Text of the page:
“Saddle n’ Lace” Sleeveless Tunic Shirt

Howdy!  Here’s a loose and comfy western-themed modern shirt, made from a vintage novelty fabric with a little bit of lace, a little bit of denim, and a secretive bit of skin for the sun to shine on.  To go with the subtle motif of the shirt, we chose an equally understated western scenery of dry desert cacti and succulent plants.

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This is the garment of oxymorons – I’m wearing a shirt, just a really long one adapted to almost be a dress, and although it has a collar that comes up around my neck, I’m not all that covered up…my back and chest are showing.  The idea associated with a saddle and its gear, along with blue jean material, is one of general rugged toughness, yet there is a good amount of delicate sheer lace to add contrast femininity.  A front placket of brass buttons isn’t completely working, actually, and old fabric goes to make something modern.  I guess it’s merely a case of “opposites attract” or my enjoyment of making my own clothes…probably both!

THE FACTS:

FABRIC:  The printed fabric is a vintage cotton/poly blend gabardine, the lace is a poly polka-dot ivory, and the denim is a medium-wash cotton.  The denim leftover from my arch-waist 1940’s jeans, the lace came from my untouched stash of laces, and the printed gabardine was bought as a remnant at a vintage market booth.Simplicity 1422 cover pic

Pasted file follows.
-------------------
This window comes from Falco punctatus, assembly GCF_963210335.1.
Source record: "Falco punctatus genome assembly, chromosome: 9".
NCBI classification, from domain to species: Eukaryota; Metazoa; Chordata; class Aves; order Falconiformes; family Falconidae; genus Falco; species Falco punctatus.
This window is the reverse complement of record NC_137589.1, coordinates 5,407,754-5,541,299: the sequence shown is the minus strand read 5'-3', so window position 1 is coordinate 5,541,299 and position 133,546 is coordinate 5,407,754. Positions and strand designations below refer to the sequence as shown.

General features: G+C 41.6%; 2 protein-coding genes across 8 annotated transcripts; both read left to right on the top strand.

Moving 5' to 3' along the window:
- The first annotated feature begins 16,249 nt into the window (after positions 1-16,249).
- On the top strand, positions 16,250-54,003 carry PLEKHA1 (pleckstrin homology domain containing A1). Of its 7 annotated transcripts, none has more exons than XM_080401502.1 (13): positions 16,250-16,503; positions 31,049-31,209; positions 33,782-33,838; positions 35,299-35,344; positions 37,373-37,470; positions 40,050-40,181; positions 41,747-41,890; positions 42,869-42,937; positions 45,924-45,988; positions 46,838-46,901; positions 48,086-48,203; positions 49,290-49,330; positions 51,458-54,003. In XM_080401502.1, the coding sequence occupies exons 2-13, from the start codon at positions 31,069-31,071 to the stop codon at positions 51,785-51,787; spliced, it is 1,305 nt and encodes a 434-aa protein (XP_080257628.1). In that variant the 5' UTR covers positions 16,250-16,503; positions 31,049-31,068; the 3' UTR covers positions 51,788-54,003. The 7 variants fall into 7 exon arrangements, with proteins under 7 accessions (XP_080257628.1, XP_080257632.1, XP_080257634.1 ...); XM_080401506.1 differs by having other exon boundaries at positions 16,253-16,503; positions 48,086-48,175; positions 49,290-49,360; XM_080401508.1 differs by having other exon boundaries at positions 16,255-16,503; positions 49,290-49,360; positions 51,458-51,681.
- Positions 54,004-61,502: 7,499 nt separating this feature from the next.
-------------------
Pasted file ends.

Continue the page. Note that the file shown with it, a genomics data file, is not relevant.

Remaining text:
PATTERN:  Simplicity #1422, year 2014

NOTIONS:  I had all the interfacing and thread I needed, but after a last minute design idea I had to go out around town and hunt down some denim bias tape in a matching color.  The buttons are modern, bought a few years back, and were in my stash of notions.

TIME TO COMPLETE:  This took maybe 8 to 10 hours and was finished on September 9, 2015.

THE INSIDES:  All bias bound or self-fabric covered

TOTAL COST:  I’ m counting the lace and denim as free, so my only cost was the special denim bias tape and the vintage fabric – maybe $8 total.

I had as much fun making it as I do wearing it – very much!  Wearing a tunic is new to me (yes, believe it or not) so I did have some trouble figuring out how to make this and what to do with it, but now that I feel as if I understand how to make it work.